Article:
'The Boyfriend Bracket' Isn't What You Expect — But It's A Winner Kate Evangelista's new book is called The Boyfriend Bracket, but it's done with the titular bracket in just a few chapters, becoming a sweet story about a high-school senior and her childhood crush.
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Book Reviews

'The Boyfriend Bracket' Isn't What You Expect — But It's A Winner

The short version: I loved this book! I was also very confused by this book.

The longer version: I was intrigued by the title of Kate Evangelista's new book The Boyfriend Bracket. The tagline on the cover read like a movie poster, "8 Boys, 16 Dates, 1 Perfect Boyfriend."

In a bracket-smashing year like 2018, even the most sportsball illiterate of us [points at self] became familiar with March Madness after 16th-seeded UMBC's upset over number one ranked University of Virginia. I imagined that this book would feature one quirky girl named Stella, at least eight (thank goodness it wasn't 16!) guys of diverse backgrounds and interests, and 16 dates filled with awkwardness, mishaps, a little fun, and maybe even a little magic. Who would Stella take to Homecoming in the end? I was ready to be surprised! (While also hoping there wouldn't be so much sports jargon that I would get lost.)

That was not this book. My surprise, it turns out, was that the whole Boyfriend Bracket idea was suggested, executed, and over and done with in about 60 pages.

Here's what this book is actually about: Extremely confident fashion designer Stella Patterson is about to start her senior year. She teams up with her BFF Franklin Park (also a budding fashion prodigy) on a ridiculous plan to find herself a boyfriend for this last year of high school. Because not only is she getting rid of her braces and cutting her hair and coming out of her shell, she's also vowed to get over the lifelong crush she's had on her brother's best friend, Will Montgomery.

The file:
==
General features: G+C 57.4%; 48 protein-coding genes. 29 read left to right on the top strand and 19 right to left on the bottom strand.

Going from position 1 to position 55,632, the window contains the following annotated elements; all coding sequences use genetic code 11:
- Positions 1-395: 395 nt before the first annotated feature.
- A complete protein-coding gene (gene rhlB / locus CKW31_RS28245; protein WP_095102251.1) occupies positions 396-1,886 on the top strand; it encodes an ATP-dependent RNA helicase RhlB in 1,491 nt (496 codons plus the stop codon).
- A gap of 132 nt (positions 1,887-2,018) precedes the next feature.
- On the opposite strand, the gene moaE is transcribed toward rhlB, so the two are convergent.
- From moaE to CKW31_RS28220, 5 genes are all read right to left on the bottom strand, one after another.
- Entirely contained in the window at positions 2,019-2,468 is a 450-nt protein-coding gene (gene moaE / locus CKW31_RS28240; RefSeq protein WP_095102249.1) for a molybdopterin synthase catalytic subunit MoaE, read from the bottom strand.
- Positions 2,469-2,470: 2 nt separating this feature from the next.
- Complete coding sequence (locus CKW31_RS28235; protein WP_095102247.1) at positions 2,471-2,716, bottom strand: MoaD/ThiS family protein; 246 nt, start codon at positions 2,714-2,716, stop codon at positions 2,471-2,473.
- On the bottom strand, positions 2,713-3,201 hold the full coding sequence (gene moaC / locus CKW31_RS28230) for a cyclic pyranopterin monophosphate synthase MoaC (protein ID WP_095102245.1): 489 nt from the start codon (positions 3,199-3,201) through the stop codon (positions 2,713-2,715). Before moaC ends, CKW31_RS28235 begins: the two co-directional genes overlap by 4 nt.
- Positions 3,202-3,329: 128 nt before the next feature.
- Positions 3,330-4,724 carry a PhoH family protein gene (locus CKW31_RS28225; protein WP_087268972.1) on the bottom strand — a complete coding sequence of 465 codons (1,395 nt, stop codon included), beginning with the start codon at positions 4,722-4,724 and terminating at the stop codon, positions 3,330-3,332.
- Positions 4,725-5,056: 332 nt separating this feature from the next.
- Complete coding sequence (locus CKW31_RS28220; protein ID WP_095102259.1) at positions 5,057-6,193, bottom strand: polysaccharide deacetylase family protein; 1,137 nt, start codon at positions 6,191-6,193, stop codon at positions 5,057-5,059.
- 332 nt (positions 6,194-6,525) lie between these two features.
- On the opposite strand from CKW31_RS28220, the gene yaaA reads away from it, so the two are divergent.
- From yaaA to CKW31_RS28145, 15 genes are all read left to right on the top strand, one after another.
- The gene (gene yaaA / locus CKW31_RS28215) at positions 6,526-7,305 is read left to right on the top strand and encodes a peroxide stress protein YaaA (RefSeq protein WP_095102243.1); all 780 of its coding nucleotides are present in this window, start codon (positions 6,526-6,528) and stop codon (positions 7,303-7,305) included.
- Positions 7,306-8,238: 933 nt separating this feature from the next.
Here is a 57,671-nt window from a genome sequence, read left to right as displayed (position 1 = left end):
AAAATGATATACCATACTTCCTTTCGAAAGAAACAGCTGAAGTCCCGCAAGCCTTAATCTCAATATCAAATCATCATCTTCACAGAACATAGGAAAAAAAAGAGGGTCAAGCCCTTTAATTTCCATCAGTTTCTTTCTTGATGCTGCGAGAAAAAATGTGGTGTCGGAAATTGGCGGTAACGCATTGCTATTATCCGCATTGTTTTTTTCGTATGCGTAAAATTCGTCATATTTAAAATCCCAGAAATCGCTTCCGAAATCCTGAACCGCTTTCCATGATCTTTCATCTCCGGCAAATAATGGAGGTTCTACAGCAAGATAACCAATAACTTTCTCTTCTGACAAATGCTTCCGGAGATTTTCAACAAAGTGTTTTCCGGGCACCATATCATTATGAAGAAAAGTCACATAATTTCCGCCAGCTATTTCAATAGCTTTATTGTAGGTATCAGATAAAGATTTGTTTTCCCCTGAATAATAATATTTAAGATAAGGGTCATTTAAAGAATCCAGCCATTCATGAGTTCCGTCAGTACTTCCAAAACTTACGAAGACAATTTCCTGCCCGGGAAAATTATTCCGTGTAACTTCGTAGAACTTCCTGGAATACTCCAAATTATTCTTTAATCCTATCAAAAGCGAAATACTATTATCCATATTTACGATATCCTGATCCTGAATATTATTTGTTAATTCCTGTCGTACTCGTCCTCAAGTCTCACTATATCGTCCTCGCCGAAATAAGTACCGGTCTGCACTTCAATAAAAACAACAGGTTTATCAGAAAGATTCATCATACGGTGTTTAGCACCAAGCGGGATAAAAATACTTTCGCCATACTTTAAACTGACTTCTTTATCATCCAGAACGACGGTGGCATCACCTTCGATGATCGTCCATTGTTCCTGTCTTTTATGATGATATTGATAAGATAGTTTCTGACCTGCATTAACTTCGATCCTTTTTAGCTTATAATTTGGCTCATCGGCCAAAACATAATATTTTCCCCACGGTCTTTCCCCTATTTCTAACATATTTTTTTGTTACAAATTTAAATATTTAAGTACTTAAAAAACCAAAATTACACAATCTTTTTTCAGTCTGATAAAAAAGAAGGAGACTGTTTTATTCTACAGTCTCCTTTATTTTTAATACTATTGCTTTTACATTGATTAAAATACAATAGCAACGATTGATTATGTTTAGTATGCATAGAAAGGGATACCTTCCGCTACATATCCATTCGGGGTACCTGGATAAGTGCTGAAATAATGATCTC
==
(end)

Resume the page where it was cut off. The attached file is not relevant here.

Will is starting his first year at UCLA. He's also secretly written a very popular web comic that's getting noticed by major agents and publishers. The main character in this comic is Morla, the Witch Hunter. Based on Stella, of course, because he's had a crush on her for quite a while now too. The one thing standing in their way? Stella's brother, Cam. Since their father died, Cam has become overprotective if his little sister. No one man will ever be good enough for her — including Will.

So the book that had me worried I was going to need to Wikipedia a crash course in basketball turned out to be a fabulous first love drama between a young fashion designer and her comic-book-creating childhood crush. Have I mentioned I'm a geek who's been attending SF conventions for over twenty years? Costumes and comic books are my wheelhouse, baby!

I read it all in one sitting — the book went by so fast that I was finished by lunchtime. I wanted to see every dress that Stella made to wear to every school gathering. I wanted to flip through the portfolio she sent to Parsons as her college application. I even Googled the famous Carrie Bradshaw Versace ball gown. By the end of the book, I was so wrapped up in the fashion competition that I wanted to pop popcorn and watch After the Ball and The Dressmaker all over again.

I read the last page with a satisfied sigh — and a brow wrinkle of confusion. I wanted to hear more about Stella's relationship with her family, beyond the fabulous Filipino dishes her mother makes at every featured meal. I wanted to hear more about Will's comic book (and why, even after selling it to a major publisher, he was still inking his own panels). I wanted to know a lot more about Franklin, whose character sparkled on the page. I got why there was a Pygmalion moment in the story, but I wasn't sure what purpose the high school bullies served. Nor did I understand the point of the Boyfriend Bracket. Which wouldn't have been a big deal, if it hadn't been the title of the book.

I loved Stella and Will's story. I only wish that it had just been Stella and Will's story!

Alethea Kontis is a voice actress and award-winning author of over 20 books for children and teens.